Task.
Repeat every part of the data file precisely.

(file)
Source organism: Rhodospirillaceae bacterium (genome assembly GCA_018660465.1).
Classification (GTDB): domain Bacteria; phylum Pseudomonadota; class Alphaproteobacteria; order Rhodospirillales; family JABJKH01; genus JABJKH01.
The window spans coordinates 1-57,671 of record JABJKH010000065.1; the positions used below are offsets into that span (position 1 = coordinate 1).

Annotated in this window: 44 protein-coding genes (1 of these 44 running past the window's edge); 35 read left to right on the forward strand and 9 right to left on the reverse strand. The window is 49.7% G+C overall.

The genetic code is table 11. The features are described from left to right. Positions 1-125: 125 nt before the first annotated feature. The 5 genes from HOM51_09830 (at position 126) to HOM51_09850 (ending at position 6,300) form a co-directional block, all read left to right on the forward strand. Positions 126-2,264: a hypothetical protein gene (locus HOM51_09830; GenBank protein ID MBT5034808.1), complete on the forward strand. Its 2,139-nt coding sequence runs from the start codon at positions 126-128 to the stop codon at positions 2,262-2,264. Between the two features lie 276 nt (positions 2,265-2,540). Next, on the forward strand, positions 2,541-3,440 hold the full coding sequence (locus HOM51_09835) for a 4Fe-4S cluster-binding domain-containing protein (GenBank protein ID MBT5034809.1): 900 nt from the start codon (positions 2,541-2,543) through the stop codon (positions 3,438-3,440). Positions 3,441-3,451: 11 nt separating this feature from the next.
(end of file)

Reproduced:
Source organism: Rhodospirillaceae bacterium (genome assembly GCA_018660465.1).
Classification (GTDB): domain Bacteria; phylum Pseudomonadota; class Alphaproteobacteria; order Rhodospirillales; family JABJKH01; genus JABJKH01.
The window spans coordinates 1-57,671 of record JABJKH010000065.1; the positions used below are offsets into that span (position 1 = coordinate 1).

Annotated in this window: 44 protein-coding genes (1 of these 44 running past the window's edge); 35 read left to right on the forward strand and 9 right to left on the reverse strand. The window is 49.7% G+C overall.

The genetic code is table 11. The features are described from left to right. Positions 1-125: 125 nt before the first annotated feature. The 5 genes from HOM51_09830 (at position 126) to HOM51_09850 (ending at position 6,300) form a co-directional block, all read left to right on the forward strand. Positions 126-2,264: a hypothetical protein gene (locus HOM51_09830; GenBank protein ID MBT5034808.1), complete on the forward strand. Its 2,139-nt coding sequence runs from the start codon at positions 126-128 to the stop codon at positions 2,262-2,264. Between the two features lie 276 nt (positions 2,265-2,540). Next, on the forward strand, positions 2,541-3,440 hold the full coding sequence (locus HOM51_09835) for a 4Fe-4S cluster-binding domain-containing protein (GenBank protein ID MBT5034809.1): 900 nt from the start codon (positions 2,541-2,543) through the stop codon (positions 3,438-3,440). Positions 3,441-3,451: 11 nt separating this feature from the next.